This article appeared online at on Monday, November 5, 2018: 

In an interview with CNNMoney in June, Pioneer Natural Resources Chairman Scott Sheffield said he expected U.S. crude production to surpass 11 million barrels a day by this fall, making the United States the world’s top oil producer. Right on schedule the Energy Information Administration announced on Thursday that the U.S. oil industry produced 11.3 million barrels of crude oil a day during August, an increase of 416,000 barrels from the previous month and topping production from Saudi Arabia and Russia. That level of crude oil production is more than 2 million barrels a day ahead of August 2017, the largest increase over any 12-month period in U.S. history.

Sheffield told CNNMoney that “we’ll be at 13 [million] very quickly” and predicted that that number could jump to 15 million in a very few years.

On Wednesday U.S. Interior Secretary Ryan Zinke told Fox News that officially “today we are the largest and gas producer on the face of the planet, rolling through 11 million … on our way to 14.”

In less than 10 years, thanks largely to the development of, and continued improvement to, fracking technology, U.S. crude production has more than doubled, from 5 million bpd (barrels per day) in 2008 to more than 11 million today.

This has immediate as well as long-term ramifications that extend far beyond gas prices at the pump. On October 3, the price of crude for November delivery was over $76 a barrel. At Friday’s close the price for December delivery was below $63. Gas prices, which had hit more than $3 a gallon in many places in the country, now average $2.77 a gallon at the pump with further declines expected.

The record puts the United States in the position where it will no longer be bullied by OPEC. As Patrick Buchanan pointed out on Tuesday, OPEC still thinks it can push the United States around:

Over the Weekend warned of “severe punishment” if an investigation concludes that a Saudi hit team murdered Washington Post columnist Jamal Khashoggi in the Saudi consulate in Istanbul.


Riyadh then counter-threatened, reminding us that, as the world’s largest exporter, Saudi Arabia “plays an impactful and active role in the global economy.”

That role is steadily diminishing thanks to the fracking revolution that has been taking place in the United States, enhanced and encouraged by the Trump administration and its relatively light regulatory hand on the industry.

It’s also putting the lie to the “peak oil” theory that has, since its development by geologist M. King Hubbard in 1956, increasingly been discredited as a soggy shibboleth — a now provably false belief — that has nevertheless long informed federal government policy (i.e., CAFE standards that have been imposed on the automobile industry since 1975).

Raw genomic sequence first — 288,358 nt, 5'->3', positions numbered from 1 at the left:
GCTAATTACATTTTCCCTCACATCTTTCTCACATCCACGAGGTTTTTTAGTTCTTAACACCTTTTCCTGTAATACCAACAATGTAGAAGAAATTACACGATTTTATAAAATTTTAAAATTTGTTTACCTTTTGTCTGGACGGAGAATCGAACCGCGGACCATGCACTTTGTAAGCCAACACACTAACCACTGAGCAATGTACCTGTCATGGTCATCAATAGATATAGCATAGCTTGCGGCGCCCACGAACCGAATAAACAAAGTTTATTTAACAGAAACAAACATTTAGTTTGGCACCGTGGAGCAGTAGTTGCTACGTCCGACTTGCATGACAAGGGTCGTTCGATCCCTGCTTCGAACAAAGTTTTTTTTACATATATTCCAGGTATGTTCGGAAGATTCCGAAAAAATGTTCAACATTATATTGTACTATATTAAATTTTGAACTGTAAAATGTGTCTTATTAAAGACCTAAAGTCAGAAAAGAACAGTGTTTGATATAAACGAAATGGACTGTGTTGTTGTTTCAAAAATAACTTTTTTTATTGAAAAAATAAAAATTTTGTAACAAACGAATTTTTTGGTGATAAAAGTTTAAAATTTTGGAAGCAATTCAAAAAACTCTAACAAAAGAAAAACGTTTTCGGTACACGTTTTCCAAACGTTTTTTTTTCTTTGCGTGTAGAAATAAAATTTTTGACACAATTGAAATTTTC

Hubbard’s theory initially predicted that U.S. crude production would peak at around 1970. Revisions to the theory pushed the peak date out to 2000 when U.S. crude would hit 12.5 billion barrels per year and then start its inevitable and irreversible decline. For 2018 U.S. crude oil production will hit 30 billion barrels.

But as Eric Peters (who blogs at laments, government interference based on the discredited “peak oil” theory remains firmly in place:

Easing of the regulatory burdens on domestic producers combined with new methods of extraction have increased the domestic oil supply….


These are things the government and its media hyena chorus swore could never happen. Their mantra was that the U.S. is a spent hen as far as oil production is concerned and not only were we running out [but] so was the world.


Hence the austerity measures.


But things are no longer austere — so why the measures?

In August Trump’s EPA and the Department of Transportation proposed rolling back some of those measures, specifically reducing CAFE from 54.5 mpg proposed by then-President in 2011 to 37 mpg. In its statement accompanying the proposed rule change, EPA acting administrator Andrew Wheeler and Transportation Secretary Elaine Chao said the change was needed because the current rules “impose significant costs on American consumers, and eliminate jobs” — making it economically not feasible. Nothing was mentioned about the failed Hubbard theory which still informs that government policy.

Obviously, though, the belief by many Americans that government should dictate to Americans and businesses is deeply ingrained: Even Trump’s modest CAFE reduction is facing opposition from California and 18 other states, which immediately announced that should the proposal be enforced, they would sue to reject the change.

Nevertheless, the United States is now the big dog in the oil business, with its influence globally ever increasing as it continues to outproduce both Russia and Saudi Arabia. This gives the president even more clout when dealing with recalcitrant parties who are considering resisting his trade policies.

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